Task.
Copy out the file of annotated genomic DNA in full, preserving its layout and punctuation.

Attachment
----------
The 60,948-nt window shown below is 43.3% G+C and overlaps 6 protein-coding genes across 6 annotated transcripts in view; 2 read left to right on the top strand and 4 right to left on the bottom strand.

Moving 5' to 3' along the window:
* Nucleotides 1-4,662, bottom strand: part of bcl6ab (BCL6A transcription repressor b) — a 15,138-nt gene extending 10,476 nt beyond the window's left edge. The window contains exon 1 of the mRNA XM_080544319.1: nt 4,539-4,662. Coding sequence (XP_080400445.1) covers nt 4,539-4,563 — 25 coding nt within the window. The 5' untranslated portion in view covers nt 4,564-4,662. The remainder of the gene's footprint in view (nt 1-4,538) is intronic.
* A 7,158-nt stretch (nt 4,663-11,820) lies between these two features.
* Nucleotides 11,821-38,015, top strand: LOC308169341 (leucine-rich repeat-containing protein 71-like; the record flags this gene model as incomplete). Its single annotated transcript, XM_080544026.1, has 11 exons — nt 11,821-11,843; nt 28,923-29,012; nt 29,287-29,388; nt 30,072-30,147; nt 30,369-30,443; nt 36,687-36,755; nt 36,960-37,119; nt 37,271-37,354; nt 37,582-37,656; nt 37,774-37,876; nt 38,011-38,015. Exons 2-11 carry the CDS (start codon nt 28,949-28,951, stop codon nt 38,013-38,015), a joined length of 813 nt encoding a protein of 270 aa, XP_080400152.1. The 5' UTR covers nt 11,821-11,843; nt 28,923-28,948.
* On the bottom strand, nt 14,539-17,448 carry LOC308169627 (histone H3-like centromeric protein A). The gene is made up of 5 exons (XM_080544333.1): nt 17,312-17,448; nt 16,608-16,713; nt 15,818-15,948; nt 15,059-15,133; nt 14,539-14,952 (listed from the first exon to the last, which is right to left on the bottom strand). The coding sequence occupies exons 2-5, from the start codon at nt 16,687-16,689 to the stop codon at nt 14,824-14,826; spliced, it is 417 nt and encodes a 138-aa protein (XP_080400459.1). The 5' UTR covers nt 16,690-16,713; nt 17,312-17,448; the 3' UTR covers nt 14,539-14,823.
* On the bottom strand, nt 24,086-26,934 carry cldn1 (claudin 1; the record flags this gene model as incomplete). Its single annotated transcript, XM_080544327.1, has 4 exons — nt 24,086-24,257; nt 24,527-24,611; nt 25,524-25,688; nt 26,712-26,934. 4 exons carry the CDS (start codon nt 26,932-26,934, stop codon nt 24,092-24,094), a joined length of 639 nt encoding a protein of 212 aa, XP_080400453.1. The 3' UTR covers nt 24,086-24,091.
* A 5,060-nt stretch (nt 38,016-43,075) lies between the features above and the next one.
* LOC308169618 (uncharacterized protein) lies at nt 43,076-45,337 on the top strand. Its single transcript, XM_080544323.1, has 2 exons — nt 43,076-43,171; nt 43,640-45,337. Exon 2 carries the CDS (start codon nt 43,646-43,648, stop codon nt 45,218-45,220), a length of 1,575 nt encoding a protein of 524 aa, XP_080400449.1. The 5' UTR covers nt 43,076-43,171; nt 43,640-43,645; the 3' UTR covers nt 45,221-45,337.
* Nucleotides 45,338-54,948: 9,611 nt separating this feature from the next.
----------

The 60,948-nt window shown below is 43.3% G+C and overlaps 6 protein-coding genes across 6 annotated transcripts in view; 2 read left to right on the top strand and 4 right to left on the bottom strand.

Moving 5' to 3' along the window:
* Nucleotides 1-4,662, bottom strand: part of bcl6ab (BCL6A transcription repressor b) — a 15,138-nt gene extending 10,476 nt beyond the window's left edge. The window contains exon 1 of the mRNA XM_080544319.1: nt 4,539-4,662. Coding sequence (XP_080400445.1) covers nt 4,539-4,563 — 25 coding nt within the window. The 5' untranslated portion in view covers nt 4,564-4,662. The remainder of the gene's footprint in view (nt 1-4,538) is intronic.
* A 7,158-nt stretch (nt 4,663-11,820) lies between these two features.
* Nucleotides 11,821-38,015, top strand: LOC308169341 (leucine-rich repeat-containing protein 71-like; the record flags this gene model as incomplete). Its single annotated transcript, XM_080544026.1, has 11 exons — nt 11,821-11,843; nt 28,923-29,012; nt 29,287-29,388; nt 30,072-30,147; nt 30,369-30,443; nt 36,687-36,755; nt 36,960-37,119; nt 37,271-37,354; nt 37,582-37,656; nt 37,774-37,876; nt 38,011-38,015. Exons 2-11 carry the CDS (start codon nt 28,949-28,951, stop codon nt 38,013-38,015), a joined length of 813 nt encoding a protein of 270 aa, XP_080400152.1. The 5' UTR covers nt 11,821-11,843; nt 28,923-28,948.
* On the bottom strand, nt 14,539-17,448 carry LOC308169627 (histone H3-like centromeric protein A). The gene is made up of 5 exons (XM_080544333.1): nt 17,312-17,448; nt 16,608-16,713; nt 15,818-15,948; nt 15,059-15,133; nt 14,539-14,952 (listed from the first exon to the last, which is right to left on the bottom strand). The coding sequence occupies exons 2-5, from the start codon at nt 16,687-16,689 to the stop codon at nt 14,824-14,826; spliced, it is 417 nt and encodes a 138-aa protein (XP_080400459.1). The 5' UTR covers nt 16,690-16,713; nt 17,312-17,448; the 3' UTR covers nt 14,539-14,823.
* On the bottom strand, nt 24,086-26,934 carry cldn1 (claudin 1; the record flags this gene model as incomplete). Its single annotated transcript, XM_080544327.1, has 4 exons — nt 24,086-24,257; nt 24,527-24,611; nt 25,524-25,688; nt 26,712-26,934. 4 exons carry the CDS (start codon nt 26,932-26,934, stop codon nt 24,092-24,094), a joined length of 639 nt encoding a protein of 212 aa, XP_080400453.1. The 3' UTR covers nt 24,086-24,091.
* A 5,060-nt stretch (nt 38,016-43,075) lies between the features above and the next one.
* LOC308169618 (uncharacterized protein) lies at nt 43,076-45,337 on the top strand. Its single transcript, XM_080544323.1, has 2 exons — nt 43,076-43,171; nt 43,640-45,337. Exon 2 carries the CDS (start codon nt 43,646-43,648, stop codon nt 45,218-45,220), a length of 1,575 nt encoding a protein of 524 aa, XP_080400449.1. The 5' UTR covers nt 43,076-43,171; nt 43,640-43,645; the 3' UTR covers nt 45,221-45,337.
* Nucleotides 45,338-54,948: 9,611 nt separating this feature from the next.